Below is a short piece of a larger fictional story. It is roughly inspired by this piece, which I suppose could serve as a treatment for where I’m going here. I’m not sure how often I’ll update this, but I think I’m onto something. I’m trying not to push too hard story-wise; I don’t want a major earth-shattering event every post, as that would make the story less interesting. I also want people to read these entries, so I’m trying not to make them too long. As such, they may end in slightly unnatural places, but, hey, I’m typing all this on an iPhone, one finger-poke at a time.
Pennington County Sheriff Paul Keillor had grown up on the shores of Lake Ayers. His grandfather was a Lutheran minister, who had come into the northern Minnesota wilderness as most outsiders did: running from something. No one in the family was quite clear what exactly. A gambling debt? An pregnant teenager (and her father’s shotgun)? The law? All that could be ascertained was that he arrived alone and never discussed the time Before.
In 1912, the Reverend Stieg Keillor began preaching outside the Harrelson Sawmill at shift changes. In time, he attracted a small congregation, which began meeting in living rooms, but by 1920 had grown and saved enough to buy property and begin construction of St. Anthony’s Lutheran Church just outside of Thief River Falls. Two years later, the good reverend had married and was expecting his first child, Lars.
Lars was headstrong and rebellious from birth. According to family legend, he was delivered by cesarean after refusing to come out the standard way. They said he had wedged his tiny arms above his head, gripping the vaginal walls of his etherized mother with as much force as could be mustered, batting away the forceps when they intruded.
As a boy, Lars was not interested in baseball and hockey the way his peers were. He preferred playing the piano. His mother was initially supportive of this, and she paid for lessons, but she became distressed when he began to fill her parlor with raucous Negro jazz music. Eventually, she sold the piano to discourage him. He continued his lessons in a more hospitable place–Hamlet’s Tavern, a dive so shady that the question was not whether a bar fight was to be, but rather how not to be maimed during one.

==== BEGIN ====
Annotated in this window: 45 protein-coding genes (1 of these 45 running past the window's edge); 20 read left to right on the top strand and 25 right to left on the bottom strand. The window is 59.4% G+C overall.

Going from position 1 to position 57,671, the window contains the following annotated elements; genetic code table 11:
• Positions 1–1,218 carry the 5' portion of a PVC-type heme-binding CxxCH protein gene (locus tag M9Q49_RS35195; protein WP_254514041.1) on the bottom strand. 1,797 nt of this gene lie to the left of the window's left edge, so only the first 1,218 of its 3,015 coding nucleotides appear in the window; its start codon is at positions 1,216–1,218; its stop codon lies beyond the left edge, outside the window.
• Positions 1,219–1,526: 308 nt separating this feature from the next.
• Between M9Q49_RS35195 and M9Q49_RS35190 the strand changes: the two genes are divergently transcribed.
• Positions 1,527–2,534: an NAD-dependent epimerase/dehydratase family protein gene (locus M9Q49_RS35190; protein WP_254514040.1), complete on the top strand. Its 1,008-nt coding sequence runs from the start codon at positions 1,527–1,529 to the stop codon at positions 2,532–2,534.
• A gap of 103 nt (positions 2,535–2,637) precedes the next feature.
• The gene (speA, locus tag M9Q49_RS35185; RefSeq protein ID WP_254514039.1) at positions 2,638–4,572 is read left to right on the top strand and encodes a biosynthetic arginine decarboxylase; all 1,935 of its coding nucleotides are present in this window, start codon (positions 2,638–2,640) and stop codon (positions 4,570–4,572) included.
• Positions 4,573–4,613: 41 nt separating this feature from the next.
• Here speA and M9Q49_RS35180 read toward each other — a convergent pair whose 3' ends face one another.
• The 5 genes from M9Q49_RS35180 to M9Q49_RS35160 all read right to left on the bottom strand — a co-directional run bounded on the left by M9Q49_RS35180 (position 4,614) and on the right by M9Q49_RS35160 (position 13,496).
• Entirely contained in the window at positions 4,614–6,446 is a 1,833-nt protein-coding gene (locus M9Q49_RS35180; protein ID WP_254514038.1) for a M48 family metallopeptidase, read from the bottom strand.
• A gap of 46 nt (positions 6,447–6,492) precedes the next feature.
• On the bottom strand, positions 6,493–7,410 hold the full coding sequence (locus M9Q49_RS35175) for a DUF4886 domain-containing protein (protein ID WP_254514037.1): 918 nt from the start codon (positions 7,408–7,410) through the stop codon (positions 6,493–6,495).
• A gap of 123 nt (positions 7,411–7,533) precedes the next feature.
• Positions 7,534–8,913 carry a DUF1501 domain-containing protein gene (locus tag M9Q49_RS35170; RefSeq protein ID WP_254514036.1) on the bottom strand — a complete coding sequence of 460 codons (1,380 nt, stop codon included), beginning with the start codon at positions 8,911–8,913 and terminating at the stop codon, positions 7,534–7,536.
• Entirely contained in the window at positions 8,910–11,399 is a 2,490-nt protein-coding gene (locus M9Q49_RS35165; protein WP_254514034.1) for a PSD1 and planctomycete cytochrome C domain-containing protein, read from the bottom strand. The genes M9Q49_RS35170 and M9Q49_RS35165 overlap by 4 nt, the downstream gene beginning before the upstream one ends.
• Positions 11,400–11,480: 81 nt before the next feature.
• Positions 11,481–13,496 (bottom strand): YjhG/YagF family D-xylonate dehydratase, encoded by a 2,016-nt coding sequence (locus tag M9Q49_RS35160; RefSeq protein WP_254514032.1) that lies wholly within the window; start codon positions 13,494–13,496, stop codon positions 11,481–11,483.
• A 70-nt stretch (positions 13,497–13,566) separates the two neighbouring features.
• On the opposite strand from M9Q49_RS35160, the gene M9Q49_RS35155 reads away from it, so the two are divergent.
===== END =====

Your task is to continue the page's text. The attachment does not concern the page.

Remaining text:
Being nine and small for his age, Lars was easily able to find safe hiding spots until the brawls passed. After a while, he learned to just keep playing the piano. No one wanted the music to stop, and combatants would contort themselves to avoid disrupting the boy as his small fingers made improbable runs up and down the keys.
Shortly after Lars turned 18, the Japanese incinerated 2,000 Americans at Pearl Harbor. None of his classmates could wait to get their hands on the dirty yellow bastards, and they lined up outside the recruiting station in Thief River Falls, talking about killing and revenge and hate. Lars had been shaken by Pearl Harbor. It had not enraged him; it terrified him. He thought of sailors trying to escape from sinking ships, swimming in oil-covered water, flames melting their skin away. Lars wanted to run from this, not toward it. He did not volunteer, and, when the draft came, he registered as a conscientious objector. He spent the duration of the war in Connecticut, mopping floors and scrubbing bedpans in a military hospital. His family was ashamed. Their neighbors became Gold Star parents, while their boy cleaned up the real heroes’ piss.
Reverend Keillor did not disown his eldest son over his cowardice, but there was one thing he could not abide. After the war, just as the community began to settle back down into routine, Lars became a Unitarian. The congregation at St. Anthony’s was shocked and appalled. Some longtime members were so outraged over the minister’s parental failure that they staged an unsuccessful attempt to remove the Reverend, fearing that he could not possibly hope to deliver them to salvation if he allowed his own child to run headlong into hell. When Lars refused to listen to reason and return to the bosom of the Triune God, Stieg revised his will and never spoke to his son again. Because of this, Paul did not see his grandfather until he was twelve years old.